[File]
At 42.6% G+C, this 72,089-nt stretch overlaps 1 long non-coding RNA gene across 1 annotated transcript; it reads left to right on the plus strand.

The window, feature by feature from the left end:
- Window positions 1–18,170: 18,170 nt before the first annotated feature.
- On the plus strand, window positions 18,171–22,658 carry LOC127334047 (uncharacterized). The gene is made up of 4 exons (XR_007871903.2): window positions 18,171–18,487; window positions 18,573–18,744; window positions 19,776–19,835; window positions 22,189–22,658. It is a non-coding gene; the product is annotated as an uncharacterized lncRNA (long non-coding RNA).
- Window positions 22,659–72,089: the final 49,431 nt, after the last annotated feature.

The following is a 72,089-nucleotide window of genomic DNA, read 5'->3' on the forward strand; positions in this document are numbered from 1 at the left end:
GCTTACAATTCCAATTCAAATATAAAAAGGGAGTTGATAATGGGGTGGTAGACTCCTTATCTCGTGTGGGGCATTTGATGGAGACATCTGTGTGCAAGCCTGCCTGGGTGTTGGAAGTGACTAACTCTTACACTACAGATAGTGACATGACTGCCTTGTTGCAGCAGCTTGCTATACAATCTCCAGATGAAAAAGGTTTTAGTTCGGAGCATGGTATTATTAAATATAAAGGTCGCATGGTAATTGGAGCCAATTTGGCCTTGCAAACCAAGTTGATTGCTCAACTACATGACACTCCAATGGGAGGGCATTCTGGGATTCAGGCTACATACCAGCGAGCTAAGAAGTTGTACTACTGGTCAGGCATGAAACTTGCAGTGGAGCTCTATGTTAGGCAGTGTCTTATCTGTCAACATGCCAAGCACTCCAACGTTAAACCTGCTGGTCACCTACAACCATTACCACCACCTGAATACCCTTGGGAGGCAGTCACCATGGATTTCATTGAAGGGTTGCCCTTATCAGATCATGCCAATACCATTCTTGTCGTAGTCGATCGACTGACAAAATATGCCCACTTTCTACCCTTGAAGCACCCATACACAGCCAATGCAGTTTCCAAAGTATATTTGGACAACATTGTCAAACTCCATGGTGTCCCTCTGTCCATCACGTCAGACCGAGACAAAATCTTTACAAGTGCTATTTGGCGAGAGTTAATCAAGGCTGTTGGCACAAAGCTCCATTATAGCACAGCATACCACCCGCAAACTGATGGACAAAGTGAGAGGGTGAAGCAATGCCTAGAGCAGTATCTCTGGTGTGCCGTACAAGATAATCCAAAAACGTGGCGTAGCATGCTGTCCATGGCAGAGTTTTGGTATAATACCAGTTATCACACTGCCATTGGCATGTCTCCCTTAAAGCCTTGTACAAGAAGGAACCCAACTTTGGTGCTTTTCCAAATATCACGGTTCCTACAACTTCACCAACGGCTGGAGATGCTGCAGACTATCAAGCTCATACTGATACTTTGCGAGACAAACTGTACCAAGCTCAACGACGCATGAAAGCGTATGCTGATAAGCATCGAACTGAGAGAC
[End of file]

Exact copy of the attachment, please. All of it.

At 42.6% G+C, this 72,089-nt stretch overlaps 1 long non-coding RNA gene across 1 annotated transcript; it reads left to right on the plus strand.

The window, feature by feature from the left end:
- Window positions 1–18,170: 18,170 nt before the first annotated feature.
- On the plus strand, window positions 18,171–22,658 carry LOC127334047 (uncharacterized). The gene is made up of 4 exons (XR_007871903.2): window positions 18,171–18,487; window positions 18,573–18,744; window positions 19,776–19,835; window positions 22,189–22,658. It is a non-coding gene; the product is annotated as an uncharacterized lncRNA (long non-coding RNA).
- Window positions 22,659–72,089: the final 49,431 nt, after the last annotated feature.

The following is a 72,089-nucleotide window of genomic DNA, read 5'->3' on the forward strand; positions in this document are numbered from 1 at the left end:
GCTTACAATTCCAATTCAAATATAAAAAGGGAGTTGATAATGGGGTGGTAGACTCCTTATCTCGTGTGGGGCATTTGATGGAGACATCTGTGTGCAAGCCTGCCTGGGTGTTGGAAGTGACTAACTCTTACACTACAGATAGTGACATGACTGCCTTGTTGCAGCAGCTTGCTATACAATCTCCAGATGAAAAAGGTTTTAGTTCGGAGCATGGTATTATTAAATATAAAGGTCGCATGGTAATTGGAGCCAATTTGGCCTTGCAAACCAAGTTGATTGCTCAACTACATGACACTCCAATGGGAGGGCATTCTGGGATTCAGGCTACATACCAGCGAGCTAAGAAGTTGTACTACTGGTCAGGCATGAAACTTGCAGTGGAGCTCTATGTTAGGCAGTGTCTTATCTGTCAACATGCCAAGCACTCCAACGTTAAACCTGCTGGTCACCTACAACCATTACCACCACCTGAATACCCTTGGGAGGCAGTCACCATGGATTTCATTGAAGGGTTGCCCTTATCAGATCATGCCAATACCATTCTTGTCGTAGTCGATCGACTGACAAAATATGCCCACTTTCTACCCTTGAAGCACCCATACACAGCCAATGCAGTTTCCAAAGTATATTTGGACAACATTGTCAAACTCCATGGTGTCCCTCTGTCCATCACGTCAGACCGAGACAAAATCTTTACAAGTGCTATTTGGCGAGAGTTAATCAAGGCTGTTGGCACAAAGCTCCATTATAGCACAGCATACCACCCGCAAACTGATGGACAAAGTGAGAGGGTGAAGCAATGCCTAGAGCAGTATCTCTGGTGTGCCGTACAAGATAATCCAAAAACGTGGCGTAGCATGCTGTCCATGGCAGAGTTTTGGTATAATACCAGTTATCACACTGCCATTGGCATGTCTCCCTTAAAGCCTTGTACAAGAAGGAACCCAACTTTGGTGCTTTTCCAAATATCACGGTTCCTACAACTTCACCAACGGCTGGAGATGCTGCAGACTATCAAGCTCATACTGATACTTTGCGAGACAAACTGTACCAAGCTCAACGACGCATGAAAGCGTATGCTGATAAGCATCGAACTGAGAGAC